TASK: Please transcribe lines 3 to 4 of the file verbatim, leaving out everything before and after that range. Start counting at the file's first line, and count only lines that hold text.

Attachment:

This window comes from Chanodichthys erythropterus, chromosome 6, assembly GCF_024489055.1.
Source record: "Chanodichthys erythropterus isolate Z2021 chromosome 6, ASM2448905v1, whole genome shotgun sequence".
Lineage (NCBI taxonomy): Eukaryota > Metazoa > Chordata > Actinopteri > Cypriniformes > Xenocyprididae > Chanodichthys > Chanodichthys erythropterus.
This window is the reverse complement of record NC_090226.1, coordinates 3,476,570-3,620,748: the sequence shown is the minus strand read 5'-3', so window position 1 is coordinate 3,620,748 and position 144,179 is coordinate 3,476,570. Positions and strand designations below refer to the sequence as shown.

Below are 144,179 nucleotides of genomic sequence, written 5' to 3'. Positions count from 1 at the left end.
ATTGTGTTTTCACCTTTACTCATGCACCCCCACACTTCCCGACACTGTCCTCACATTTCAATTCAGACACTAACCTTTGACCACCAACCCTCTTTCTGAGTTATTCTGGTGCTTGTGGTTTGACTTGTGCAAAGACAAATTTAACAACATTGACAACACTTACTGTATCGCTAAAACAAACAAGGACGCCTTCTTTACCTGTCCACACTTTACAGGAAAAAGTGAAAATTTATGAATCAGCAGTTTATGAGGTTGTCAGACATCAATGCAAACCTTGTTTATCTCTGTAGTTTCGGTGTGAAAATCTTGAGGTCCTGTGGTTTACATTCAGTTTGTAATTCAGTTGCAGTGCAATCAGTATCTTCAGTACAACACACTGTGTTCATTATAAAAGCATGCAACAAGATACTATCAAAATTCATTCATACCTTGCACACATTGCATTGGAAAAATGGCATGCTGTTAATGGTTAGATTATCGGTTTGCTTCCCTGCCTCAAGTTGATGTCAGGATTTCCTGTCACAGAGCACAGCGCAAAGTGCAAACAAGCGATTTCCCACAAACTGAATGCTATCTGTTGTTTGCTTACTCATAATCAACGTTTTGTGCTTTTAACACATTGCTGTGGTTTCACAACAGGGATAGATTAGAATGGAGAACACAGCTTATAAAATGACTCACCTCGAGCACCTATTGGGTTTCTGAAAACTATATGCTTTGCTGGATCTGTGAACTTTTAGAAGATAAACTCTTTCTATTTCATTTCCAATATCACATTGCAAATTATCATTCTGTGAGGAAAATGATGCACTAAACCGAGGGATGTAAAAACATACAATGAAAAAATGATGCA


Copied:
Lineage (NCBI taxonomy): Eukaryota > Metazoa > Chordata > Actinopteri > Cypriniformes > Xenocyprididae > Chanodichthys > Chanodichthys erythropterus.
This window is the reverse complement of record NC_090226.1, coordinates 3,476,570-3,620,748: the sequence shown is the minus strand read 5'-3', so window position 1 is coordinate 3,620,748 and position 144,179 is coordinate 3,476,570. Positions and strand designations below refer to the sequence as shown.